Although the sector as a whole continues to make an important contribution to the nation’s economy, Australian manufacturers have faced numerous challenges over the past 50 years as the economy has transformed. While the manufacturing industry was able to produce almost $103bn worth of goods in 2014-15, ranking as Australia’s sixth‐largest sector, it has not kept pace with growth in the remainder of the economy. This has resulted in its share of GDP dropping from about 25% during the 1960s to the current contribution of about 6.4% – the lowest level in recorded history.

However, the blooming battery production industry represents one area for expansion and innovation within the sector.

The WA State Government recently announced the establishment of a Future Batteries Industry Cooperative Research Centre (CRC) devoted to battery industry growth. This presents an excellent opportunity for the manufacturing industry within WA, a state that produces around half the globe’s supply for lithium within seven mines.

As part of the program, the State Government is looking for SMEs to manufacture key components for research and testing, which should promote the local industry. With the increased adoption of battery-powered electric vehicles and power storage, the increased pressure to create and design new processes can be applied not only to the battery industry but to all spheres of the manufacturing industry.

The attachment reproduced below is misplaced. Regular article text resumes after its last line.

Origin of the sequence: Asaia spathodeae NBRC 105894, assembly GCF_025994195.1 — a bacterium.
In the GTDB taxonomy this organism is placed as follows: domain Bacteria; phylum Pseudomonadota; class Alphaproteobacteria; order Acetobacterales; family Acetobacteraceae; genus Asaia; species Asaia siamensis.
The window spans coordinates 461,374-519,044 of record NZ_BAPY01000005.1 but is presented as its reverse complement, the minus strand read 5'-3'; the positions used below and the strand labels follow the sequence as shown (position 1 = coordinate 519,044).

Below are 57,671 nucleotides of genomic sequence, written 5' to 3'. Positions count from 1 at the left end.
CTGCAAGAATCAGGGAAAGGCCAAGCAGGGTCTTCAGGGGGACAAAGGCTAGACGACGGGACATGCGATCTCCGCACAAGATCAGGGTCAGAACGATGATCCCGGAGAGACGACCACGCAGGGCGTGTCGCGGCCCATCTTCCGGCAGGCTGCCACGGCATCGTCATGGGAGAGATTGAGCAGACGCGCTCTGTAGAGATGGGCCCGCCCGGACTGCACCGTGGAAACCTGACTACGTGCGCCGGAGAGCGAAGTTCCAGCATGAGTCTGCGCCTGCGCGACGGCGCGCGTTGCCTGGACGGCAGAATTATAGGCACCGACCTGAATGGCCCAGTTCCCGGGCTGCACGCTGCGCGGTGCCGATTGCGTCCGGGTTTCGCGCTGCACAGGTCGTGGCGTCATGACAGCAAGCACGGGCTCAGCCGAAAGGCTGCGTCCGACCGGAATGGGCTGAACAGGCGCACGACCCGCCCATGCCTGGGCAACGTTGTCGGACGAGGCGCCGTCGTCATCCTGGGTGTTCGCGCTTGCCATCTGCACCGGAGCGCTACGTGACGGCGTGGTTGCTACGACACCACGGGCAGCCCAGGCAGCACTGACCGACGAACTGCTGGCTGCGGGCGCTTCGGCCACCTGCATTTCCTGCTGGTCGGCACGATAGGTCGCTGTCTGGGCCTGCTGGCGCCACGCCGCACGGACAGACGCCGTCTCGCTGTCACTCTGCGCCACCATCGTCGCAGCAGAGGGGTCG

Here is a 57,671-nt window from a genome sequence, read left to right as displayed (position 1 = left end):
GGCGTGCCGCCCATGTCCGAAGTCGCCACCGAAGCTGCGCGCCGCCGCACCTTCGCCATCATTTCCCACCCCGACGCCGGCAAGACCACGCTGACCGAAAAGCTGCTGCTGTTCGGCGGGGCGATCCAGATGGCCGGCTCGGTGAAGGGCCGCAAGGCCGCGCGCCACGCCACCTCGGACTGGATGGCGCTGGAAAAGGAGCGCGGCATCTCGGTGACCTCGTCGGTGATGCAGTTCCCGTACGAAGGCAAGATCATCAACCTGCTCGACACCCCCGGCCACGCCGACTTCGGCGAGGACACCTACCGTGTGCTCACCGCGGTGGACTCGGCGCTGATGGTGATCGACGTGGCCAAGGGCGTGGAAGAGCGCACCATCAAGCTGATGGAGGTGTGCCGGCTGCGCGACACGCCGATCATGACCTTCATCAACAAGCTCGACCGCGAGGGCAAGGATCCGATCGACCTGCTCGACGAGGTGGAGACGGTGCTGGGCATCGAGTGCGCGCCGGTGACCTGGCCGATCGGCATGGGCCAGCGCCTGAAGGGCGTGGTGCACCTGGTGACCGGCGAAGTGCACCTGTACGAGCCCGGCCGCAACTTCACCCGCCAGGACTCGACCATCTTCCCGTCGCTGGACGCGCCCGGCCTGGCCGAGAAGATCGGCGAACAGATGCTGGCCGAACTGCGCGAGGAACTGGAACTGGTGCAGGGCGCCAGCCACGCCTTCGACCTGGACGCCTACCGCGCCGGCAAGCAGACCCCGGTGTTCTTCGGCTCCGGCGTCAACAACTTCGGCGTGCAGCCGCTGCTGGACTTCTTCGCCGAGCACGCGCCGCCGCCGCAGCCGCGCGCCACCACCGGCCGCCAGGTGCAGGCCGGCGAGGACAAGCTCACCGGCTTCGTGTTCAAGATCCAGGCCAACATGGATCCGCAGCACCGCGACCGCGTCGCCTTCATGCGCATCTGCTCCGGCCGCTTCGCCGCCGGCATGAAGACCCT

So, is there room for Australia – and importantly, WA – to grow in research & development?

Quite simply – yes.

According to ‘Productivity, industry engagement and the PhD workforce’, a 2013 study by the then-Chief Scientist Ian Chubb, the proportion of R&D workers in business in countries such as Sweden, Denmark and Finland was more than three times that of Australia. Chubb found that the number of researchers in Australia’s manufacturing and service sectors in 2009 was 3.1 per 1,000 employed in industry, compared with 10 per 1000 in Scandinavian countries; and 10.5 per 1,000 employees in the USA and Canada.

Putting my business advisor hat back on, the Federal Government offers incentive for research & development, which can take the form of a cash payment or a tax offset. This incentive is aimed at boosting innovation, but its complexity means uptake has been low. There are many other grants from bodies such as Austrade and trade offices that can assist in promoting research and development within a company.

With changes in the manufacturing industry continually occurring, it is important to not only have a grasp of where your company is right now, but also where your company is going into the future. The time is right for manufacturers in WA to take advantage of big changes in the political landscape, whether it be by favourably positioning your business for growth with high-quality reports and forecasts, or by taking advantage of the State Government’s vision for the future.

Western Australia’s manufacturing sector is looking up.

James Hillgrove is a Senior Accountant at William Buck based in Perth.